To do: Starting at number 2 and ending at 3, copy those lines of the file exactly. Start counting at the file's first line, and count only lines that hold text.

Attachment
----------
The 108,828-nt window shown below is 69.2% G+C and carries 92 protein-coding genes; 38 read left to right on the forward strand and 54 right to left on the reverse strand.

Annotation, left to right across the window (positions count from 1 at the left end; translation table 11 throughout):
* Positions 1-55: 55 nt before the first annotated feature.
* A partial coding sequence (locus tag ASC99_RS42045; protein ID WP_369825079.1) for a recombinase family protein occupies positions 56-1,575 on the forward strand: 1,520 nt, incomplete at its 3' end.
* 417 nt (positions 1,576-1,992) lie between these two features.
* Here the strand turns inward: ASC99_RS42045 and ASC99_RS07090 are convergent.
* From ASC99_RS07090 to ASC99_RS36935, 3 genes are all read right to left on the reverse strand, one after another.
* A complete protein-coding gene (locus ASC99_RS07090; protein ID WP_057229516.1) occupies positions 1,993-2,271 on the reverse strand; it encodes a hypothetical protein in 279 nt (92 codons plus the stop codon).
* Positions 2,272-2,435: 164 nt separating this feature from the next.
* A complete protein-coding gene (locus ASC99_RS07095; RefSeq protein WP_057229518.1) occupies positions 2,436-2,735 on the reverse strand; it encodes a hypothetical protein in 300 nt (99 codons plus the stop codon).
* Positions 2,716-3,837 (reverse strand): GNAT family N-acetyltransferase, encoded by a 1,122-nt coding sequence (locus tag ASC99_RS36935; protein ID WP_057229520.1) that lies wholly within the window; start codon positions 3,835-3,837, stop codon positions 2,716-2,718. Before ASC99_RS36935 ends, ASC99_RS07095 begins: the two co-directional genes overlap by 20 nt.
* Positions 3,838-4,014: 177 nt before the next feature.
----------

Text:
Annotation, left to right across the window (positions count from 1 at the left end; translation table 11 throughout):
* Positions 1-55: 55 nt before the first annotated feature.